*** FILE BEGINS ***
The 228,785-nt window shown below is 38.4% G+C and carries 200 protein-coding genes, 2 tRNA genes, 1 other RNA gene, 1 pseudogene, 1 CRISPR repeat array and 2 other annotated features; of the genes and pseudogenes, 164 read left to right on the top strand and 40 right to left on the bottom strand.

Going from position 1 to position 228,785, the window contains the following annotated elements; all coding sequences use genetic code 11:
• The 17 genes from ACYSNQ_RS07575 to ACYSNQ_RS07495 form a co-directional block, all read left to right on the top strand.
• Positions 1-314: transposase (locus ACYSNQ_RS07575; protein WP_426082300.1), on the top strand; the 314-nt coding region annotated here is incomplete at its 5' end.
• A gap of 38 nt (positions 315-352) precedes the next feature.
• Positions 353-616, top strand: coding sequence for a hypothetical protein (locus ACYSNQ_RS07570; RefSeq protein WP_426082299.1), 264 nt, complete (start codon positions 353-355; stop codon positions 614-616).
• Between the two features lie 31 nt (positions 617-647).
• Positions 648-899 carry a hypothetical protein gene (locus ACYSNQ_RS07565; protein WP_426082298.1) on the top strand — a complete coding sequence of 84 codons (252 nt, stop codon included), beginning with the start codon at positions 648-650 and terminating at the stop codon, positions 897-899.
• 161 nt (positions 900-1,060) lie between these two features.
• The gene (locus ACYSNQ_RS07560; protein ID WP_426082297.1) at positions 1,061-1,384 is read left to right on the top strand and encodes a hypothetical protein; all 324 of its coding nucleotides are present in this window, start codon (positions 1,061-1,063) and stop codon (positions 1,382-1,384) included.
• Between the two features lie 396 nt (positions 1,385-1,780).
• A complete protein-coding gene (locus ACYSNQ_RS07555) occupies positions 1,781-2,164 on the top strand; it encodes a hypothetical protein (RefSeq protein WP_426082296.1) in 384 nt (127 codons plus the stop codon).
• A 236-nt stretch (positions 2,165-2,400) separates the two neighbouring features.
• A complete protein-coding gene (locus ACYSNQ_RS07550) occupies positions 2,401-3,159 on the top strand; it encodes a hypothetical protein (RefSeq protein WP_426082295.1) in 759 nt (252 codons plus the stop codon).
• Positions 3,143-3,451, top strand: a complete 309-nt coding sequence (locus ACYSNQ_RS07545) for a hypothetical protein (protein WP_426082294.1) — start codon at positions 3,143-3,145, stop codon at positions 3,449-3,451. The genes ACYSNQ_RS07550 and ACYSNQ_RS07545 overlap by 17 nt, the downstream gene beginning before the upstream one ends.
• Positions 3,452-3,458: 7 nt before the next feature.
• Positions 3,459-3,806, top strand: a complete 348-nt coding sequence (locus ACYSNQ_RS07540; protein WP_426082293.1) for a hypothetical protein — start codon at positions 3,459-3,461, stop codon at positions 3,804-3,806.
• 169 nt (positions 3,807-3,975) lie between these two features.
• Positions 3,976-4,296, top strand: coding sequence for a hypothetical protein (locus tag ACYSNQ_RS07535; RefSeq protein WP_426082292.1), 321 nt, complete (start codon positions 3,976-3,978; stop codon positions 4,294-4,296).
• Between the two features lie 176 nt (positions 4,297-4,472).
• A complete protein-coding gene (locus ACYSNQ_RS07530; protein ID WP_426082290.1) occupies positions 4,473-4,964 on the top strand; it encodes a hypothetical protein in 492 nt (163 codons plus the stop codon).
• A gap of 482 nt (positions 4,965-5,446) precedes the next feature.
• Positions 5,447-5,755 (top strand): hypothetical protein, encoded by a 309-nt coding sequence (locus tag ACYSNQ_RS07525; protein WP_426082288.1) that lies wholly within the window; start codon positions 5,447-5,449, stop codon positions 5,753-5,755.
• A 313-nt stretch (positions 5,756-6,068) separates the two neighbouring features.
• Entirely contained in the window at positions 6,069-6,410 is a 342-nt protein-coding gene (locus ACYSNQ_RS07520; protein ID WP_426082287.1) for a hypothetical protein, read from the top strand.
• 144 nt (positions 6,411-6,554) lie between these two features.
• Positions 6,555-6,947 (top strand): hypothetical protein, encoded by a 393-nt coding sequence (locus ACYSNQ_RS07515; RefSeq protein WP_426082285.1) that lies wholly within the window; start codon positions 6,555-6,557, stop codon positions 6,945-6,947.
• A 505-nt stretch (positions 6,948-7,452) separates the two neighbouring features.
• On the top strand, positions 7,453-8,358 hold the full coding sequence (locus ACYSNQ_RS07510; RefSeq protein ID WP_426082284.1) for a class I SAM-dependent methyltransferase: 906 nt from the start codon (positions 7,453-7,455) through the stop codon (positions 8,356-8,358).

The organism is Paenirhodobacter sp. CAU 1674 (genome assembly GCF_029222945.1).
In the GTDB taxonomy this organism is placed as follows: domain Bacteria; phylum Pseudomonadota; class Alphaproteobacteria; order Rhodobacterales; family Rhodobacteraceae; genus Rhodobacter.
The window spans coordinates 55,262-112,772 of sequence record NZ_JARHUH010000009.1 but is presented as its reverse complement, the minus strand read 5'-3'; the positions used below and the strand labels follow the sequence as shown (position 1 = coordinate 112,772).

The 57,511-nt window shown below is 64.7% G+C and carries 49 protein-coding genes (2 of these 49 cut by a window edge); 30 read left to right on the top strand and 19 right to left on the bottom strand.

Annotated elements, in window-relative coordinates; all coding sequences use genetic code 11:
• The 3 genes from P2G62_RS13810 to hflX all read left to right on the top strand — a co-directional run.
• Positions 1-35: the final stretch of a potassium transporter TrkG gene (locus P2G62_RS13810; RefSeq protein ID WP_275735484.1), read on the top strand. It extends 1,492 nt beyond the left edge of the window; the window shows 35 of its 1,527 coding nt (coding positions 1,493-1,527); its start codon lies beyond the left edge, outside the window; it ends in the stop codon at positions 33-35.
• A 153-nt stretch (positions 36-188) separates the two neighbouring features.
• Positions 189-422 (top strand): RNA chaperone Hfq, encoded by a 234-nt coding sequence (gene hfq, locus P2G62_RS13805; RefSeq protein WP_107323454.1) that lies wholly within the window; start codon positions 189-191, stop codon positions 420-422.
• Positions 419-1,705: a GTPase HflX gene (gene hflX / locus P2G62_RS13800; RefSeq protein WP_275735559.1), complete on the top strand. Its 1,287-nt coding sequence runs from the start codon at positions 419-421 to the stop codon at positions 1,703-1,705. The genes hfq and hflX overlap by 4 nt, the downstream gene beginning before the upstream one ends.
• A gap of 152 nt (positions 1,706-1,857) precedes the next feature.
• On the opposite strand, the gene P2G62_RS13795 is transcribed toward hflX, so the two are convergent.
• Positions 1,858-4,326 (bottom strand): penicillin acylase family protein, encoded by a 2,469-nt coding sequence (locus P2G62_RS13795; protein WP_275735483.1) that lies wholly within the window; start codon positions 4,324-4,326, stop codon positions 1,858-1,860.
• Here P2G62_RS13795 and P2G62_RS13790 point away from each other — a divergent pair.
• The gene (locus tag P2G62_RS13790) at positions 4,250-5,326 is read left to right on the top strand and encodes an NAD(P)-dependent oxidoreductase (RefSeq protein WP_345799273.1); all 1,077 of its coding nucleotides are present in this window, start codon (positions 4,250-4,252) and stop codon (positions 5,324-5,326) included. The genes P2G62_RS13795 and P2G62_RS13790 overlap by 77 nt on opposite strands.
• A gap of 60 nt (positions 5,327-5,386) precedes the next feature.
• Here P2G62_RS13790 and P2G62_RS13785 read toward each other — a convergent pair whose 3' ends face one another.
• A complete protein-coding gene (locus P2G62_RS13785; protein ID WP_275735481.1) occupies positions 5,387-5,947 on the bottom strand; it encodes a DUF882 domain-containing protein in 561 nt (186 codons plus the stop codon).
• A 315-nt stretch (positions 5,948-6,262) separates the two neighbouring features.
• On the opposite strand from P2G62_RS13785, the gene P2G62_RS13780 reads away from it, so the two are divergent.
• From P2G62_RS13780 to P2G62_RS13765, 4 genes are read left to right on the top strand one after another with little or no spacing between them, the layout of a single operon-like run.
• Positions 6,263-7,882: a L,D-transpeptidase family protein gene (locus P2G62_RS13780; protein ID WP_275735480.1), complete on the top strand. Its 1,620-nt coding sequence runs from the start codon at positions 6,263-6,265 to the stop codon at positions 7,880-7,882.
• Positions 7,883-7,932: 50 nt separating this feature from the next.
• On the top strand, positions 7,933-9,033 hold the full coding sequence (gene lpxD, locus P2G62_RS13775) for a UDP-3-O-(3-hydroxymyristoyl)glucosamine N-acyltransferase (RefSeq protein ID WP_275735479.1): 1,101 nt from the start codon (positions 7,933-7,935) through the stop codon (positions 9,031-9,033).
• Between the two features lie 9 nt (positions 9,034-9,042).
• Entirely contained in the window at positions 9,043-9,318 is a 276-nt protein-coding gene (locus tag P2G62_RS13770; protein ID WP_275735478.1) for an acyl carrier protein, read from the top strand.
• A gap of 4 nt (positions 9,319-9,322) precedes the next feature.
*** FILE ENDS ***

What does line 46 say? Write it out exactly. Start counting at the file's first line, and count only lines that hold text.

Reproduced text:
• Here P2G62_RS13790 and P2G62_RS13785 read toward each other — a convergent pair whose 3' ends face one another.